Leftover Rice From Indian Takeout? Make Kheer

Kheer.jpg
Photo by Sara Maternini
Kheer is an easy dessert for a busy night.

We have a lot of extra cooked rice in the house these days. My husband has been on an Indian cooking kick, and he successfully made several amazing batches of rogan gosh, fish masala and chicken vindaloo. He has been less successful in gauging how much rice we would consume with these dishes, which is why when every last drop of curry has been consumed, there's usually a plastic container of basmati rice left.

I have this thing about throwing out food (I have been called a "leftover hoarder"), so rather than just dump the orphan grain, I decided to resurrect the rice by making kheer.

Kheer is a rice pudding of sorts that you've probably encountered at the terminal end of an Indian lunch buffet. Traditionally served just a bit cool and boasting a sweet-flowery flavor, kheer is a wonderful sweet comfort food for spring.

I first tried kheer when I was volunteering in Himachal Pradesh. Despite the fact that I was perpetually battling gastrointestinal problems due to being unaccustomed to local water and produce, I always made room for a large bowl of dairy-heavy kheer at the end of my meals. In northern India, vermicelli is often used instead of basmati rice to make kheer. Ecurry.com provides a fairly labor-intensive recipe punctuated by many drool-worthy pictures.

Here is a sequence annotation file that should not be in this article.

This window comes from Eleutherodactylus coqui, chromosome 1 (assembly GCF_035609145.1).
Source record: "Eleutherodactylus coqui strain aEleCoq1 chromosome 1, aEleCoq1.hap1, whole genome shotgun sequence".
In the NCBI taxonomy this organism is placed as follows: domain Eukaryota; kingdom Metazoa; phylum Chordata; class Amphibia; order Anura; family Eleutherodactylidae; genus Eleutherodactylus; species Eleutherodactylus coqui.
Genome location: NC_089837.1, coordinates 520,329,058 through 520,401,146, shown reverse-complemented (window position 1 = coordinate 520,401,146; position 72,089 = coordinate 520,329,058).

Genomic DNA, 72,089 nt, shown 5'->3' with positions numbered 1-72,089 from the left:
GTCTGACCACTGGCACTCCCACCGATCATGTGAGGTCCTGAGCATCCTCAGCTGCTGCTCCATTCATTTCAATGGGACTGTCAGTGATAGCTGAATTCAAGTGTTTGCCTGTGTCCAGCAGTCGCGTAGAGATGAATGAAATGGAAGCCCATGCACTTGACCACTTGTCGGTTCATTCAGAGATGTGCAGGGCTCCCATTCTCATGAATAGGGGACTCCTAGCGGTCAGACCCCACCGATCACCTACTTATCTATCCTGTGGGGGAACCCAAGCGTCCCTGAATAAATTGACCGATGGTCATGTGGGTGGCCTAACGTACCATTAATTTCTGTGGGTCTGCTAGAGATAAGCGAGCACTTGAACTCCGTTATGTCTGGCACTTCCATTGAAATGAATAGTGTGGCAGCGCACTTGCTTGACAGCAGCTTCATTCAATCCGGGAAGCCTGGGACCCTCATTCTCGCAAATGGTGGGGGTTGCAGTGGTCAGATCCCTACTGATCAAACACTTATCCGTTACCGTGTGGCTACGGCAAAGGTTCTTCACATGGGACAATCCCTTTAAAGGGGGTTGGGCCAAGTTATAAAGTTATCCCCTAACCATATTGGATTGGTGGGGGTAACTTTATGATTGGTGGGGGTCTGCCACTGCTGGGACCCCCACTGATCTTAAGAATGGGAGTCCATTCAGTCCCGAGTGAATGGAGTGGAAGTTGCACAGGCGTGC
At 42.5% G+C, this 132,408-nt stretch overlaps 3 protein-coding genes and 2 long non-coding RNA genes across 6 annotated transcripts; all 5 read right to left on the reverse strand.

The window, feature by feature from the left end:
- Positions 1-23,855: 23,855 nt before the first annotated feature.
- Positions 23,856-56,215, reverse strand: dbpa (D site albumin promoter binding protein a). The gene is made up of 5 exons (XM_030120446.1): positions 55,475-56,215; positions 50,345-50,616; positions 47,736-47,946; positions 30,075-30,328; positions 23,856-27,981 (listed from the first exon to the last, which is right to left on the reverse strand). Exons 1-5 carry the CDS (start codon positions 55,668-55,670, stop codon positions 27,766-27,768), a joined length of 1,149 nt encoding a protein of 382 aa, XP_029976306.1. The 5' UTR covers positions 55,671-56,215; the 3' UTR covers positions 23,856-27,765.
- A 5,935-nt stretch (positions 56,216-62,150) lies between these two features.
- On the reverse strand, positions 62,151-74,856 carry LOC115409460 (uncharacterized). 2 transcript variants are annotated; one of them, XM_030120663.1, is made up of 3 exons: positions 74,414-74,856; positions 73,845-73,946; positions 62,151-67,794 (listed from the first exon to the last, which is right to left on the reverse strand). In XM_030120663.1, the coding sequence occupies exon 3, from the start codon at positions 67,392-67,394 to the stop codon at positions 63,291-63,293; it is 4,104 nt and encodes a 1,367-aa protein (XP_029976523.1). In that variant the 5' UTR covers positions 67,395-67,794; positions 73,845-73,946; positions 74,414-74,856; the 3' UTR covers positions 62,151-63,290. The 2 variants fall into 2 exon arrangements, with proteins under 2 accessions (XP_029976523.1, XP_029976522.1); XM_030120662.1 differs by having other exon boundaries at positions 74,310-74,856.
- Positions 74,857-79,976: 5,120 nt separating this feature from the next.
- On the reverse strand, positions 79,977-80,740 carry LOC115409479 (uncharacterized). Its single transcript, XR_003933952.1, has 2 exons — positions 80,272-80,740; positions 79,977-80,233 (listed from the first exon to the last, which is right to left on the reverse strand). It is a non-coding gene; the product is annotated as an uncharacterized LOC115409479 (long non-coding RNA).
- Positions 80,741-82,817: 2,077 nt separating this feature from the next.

Back in the States, I tried the more common rice-based kheer, which I prefer for its heartier texture.

You'll have no trouble finding recipes for (rice) kheer on the interwebs, with some being far more complicated than others. The venerable Alton Brown has a recipe that produces a very rich pudding, though for simple weeknight desserts I like to make this plainer version.

Kheer

  • 2 cups leftover basmati rice
  • 4 cups whole milk
  • 3 tablespoons sugar
  • 1/2 tsp cardamom powder
  • 1/4 tsp cinnamon
  • 3 tablespoons sliced almonds
  • 3 tablespoons raisins

Combine rice, milk and sugar in large saucepan. Cook on medium heat, stirring constantly, for 5 to 7 minutes.

Add cardamom and cinnamon powder. Reduce heat and let the mixture simmer for 18 to 20 minutes, or until it thickens. Stir occasionally.

After pudding reaches desired thickness and consistency, add almonds and raisins. Remove from heat and either cool to room temperature or chill in the refrigerator before serving.

Note: Pair with a dinner of a very spicy curry to ease digestion and balance heat.



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